Year 1: Start by reading Marty Neumeier’s three best books - The Brand Gap, then Zag, then The Designful Company. With those three you have the brand strategy foundations covered at a theoretical level. The widely shared strategy starter pack is a good go-to tool for beginners as well, and it covers other disciplines within strategy, including business, communications, social and experience strategy. In parallel, study ads. Sign up for The Work and deep dive into Cannes GPs, golds, silvers, bronzes and shortlists from the past decades. Do one different Cannes Lions edition a week, for a year. Look at the work, the idea behind it, and how the case study videos are structured. Become an ad nerd. Scientists study the history of science. Mathematicians study the history of math. Cinematographers study the history of cinema. Ad people must study the history of advertising if they want to be great at it. And later in your career, you’ll find out that knowing ads helps a lot in the discussion with creatives. The most common feedback about strategists that I’ve received from creative directors over my career is related to advertising repertoire.
Year 2: Reading The Laws of Simplicity, by John Maeda, will help you value simplicity at a maniac level, which is about the right level; Thinking, Fast and Slow, by Daniel Kahneman, will help you work better and adapt faster as a strategist; and How Brands Grow, by Byron Sharp, will help you be grounded in the real dynamics of our business and establish richer conversations with strategists and clients more senior than you. In parallel, continue to study ads. It may be time to buy some Archives. And even dig the internet to find Global Effies and IPA-written case studies for free.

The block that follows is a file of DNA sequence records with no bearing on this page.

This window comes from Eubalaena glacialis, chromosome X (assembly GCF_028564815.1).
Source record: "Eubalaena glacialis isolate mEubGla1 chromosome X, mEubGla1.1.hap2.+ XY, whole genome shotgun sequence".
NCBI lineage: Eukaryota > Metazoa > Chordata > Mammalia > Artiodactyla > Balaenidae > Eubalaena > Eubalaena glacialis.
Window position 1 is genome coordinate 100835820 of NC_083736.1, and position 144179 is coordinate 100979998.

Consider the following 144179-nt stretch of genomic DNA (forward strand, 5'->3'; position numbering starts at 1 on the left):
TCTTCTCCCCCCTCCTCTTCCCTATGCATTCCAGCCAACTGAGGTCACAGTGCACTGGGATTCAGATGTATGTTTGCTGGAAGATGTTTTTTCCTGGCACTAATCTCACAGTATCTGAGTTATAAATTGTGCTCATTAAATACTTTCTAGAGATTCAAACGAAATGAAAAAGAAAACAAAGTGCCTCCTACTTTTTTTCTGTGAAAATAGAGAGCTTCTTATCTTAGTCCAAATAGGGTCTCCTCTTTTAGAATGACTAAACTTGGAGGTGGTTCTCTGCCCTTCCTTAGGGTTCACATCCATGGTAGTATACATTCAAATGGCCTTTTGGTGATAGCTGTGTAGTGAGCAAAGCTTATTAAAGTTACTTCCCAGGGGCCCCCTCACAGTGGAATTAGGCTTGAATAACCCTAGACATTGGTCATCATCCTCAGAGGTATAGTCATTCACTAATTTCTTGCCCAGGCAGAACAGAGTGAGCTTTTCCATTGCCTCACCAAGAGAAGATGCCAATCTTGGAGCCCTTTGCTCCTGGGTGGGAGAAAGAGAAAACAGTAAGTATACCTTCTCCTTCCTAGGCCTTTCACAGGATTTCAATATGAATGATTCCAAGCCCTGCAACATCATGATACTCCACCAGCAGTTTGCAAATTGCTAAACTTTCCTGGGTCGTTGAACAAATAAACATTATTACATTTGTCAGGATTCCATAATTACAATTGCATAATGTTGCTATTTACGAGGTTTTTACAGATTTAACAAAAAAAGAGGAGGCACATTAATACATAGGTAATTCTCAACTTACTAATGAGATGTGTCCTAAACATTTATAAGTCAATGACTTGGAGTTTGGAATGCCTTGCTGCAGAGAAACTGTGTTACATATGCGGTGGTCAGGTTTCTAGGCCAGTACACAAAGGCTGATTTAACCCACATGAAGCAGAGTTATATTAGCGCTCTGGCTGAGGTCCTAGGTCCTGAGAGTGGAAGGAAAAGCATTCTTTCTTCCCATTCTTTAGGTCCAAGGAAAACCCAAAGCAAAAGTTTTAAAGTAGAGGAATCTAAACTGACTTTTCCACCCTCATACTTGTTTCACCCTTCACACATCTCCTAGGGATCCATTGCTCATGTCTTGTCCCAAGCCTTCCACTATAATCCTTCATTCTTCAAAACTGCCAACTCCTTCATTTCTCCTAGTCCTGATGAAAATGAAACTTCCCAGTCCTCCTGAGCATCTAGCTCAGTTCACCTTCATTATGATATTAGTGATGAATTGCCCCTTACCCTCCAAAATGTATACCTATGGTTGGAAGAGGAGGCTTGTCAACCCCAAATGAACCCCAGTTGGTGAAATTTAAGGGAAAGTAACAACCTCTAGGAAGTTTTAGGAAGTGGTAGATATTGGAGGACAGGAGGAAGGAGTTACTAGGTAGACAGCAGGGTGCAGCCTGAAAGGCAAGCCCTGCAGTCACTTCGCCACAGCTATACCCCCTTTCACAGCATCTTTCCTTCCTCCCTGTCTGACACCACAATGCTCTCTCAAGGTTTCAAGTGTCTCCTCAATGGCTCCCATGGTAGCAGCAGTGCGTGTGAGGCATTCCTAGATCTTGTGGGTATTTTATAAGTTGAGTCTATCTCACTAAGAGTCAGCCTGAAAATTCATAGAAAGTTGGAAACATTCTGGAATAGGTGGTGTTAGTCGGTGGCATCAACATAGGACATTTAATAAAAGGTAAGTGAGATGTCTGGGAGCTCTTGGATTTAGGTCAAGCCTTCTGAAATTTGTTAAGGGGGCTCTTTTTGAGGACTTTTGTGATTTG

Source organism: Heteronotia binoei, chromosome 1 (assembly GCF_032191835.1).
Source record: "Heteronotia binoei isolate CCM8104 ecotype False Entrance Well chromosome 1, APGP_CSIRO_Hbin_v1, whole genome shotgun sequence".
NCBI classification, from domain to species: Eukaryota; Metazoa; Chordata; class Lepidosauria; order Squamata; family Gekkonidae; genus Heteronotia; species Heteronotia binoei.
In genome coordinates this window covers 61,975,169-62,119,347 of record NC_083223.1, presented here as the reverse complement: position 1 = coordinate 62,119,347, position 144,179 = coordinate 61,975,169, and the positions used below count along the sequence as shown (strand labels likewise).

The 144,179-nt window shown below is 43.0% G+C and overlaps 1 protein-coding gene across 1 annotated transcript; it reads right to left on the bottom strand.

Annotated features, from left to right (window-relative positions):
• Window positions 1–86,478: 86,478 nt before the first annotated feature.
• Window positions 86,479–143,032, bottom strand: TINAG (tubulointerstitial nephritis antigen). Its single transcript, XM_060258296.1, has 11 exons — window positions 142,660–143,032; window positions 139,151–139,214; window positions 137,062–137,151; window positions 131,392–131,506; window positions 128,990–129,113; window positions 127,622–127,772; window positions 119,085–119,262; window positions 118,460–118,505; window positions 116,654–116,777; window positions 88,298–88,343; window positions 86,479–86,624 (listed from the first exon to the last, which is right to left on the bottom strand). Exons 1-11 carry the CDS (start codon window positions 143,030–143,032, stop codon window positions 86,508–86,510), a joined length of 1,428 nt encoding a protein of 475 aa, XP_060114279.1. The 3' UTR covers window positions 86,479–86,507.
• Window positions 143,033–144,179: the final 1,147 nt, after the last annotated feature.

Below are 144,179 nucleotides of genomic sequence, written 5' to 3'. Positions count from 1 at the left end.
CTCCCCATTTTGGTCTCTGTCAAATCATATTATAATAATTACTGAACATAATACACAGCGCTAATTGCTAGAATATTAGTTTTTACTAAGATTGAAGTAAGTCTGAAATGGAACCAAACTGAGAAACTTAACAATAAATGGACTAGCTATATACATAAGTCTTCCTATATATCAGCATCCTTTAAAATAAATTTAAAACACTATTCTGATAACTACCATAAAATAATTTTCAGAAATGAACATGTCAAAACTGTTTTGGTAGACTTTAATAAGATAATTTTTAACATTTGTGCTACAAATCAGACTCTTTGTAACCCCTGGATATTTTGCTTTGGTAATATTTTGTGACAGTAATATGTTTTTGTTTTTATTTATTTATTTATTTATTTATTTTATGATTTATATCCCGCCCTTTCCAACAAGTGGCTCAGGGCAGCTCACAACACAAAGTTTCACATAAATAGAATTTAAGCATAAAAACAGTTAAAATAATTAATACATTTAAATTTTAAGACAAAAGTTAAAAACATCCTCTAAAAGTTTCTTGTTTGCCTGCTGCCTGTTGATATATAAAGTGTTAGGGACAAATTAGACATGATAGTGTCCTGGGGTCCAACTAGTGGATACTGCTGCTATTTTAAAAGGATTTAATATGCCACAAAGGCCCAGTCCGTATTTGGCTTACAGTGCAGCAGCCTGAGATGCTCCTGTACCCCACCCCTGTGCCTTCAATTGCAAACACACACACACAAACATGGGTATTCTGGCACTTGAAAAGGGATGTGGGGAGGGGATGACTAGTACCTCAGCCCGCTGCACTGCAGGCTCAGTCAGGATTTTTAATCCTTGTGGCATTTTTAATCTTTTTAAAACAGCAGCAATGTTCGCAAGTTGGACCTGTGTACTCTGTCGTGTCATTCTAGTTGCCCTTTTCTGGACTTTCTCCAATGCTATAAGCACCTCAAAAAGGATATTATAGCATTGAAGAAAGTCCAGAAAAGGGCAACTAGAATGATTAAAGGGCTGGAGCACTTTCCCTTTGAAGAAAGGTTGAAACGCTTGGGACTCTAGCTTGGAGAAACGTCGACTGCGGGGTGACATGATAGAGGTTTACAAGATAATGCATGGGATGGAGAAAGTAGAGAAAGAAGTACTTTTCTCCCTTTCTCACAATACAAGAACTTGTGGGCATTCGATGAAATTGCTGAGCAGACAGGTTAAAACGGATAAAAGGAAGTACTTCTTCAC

Year 3 and onwards: Continue to diversify your sources for strategy inspo. Randomise it, even. As I said before, vertical investigation will make you smart. But only by looking into other worlds will you fuel your creativity.
What’s something that happened in pop culture that showed a better understanding of people than advertising?
I believe everything that happens in pop culture is a more accurate depiction of human behavior than advertising, especially the un-human advertising that our social feeds are flooded with these days. People can relate to ads – it’s what I live for; ads can earn pop culture value – it’s what I dream of; but it doesn’t happen often that an ad encapsulates what people, or any given community, is going through.
On one hand, the Oscars’ slap is an accurate anecdote for the systematic lack of empathy we’re all experiencing on social media. On the other hand, the multiple Emmy-award winner Ted Lasso perfectly reflects this emerging need for more empathy in sports, comedy, and beyond. Both are iconic products of pop culture. Now here’s the irony: I think ads have more chances to mimic the slap and represent lack of empathy than they have of showcasing the abundance of it like Ted Lasso.
Another way to think about this question is through the idea that the most prominent societal phenomenon of our time is polarisation. If that’s true, ads that generate controversy, niche or are done at scale, are therefore understanding human behavior. I don’t think this should be the role of advertising at all. But what comes to mind is Nike’s Colin Kaepernick ‘Dream Crazy’ campaign as a good example.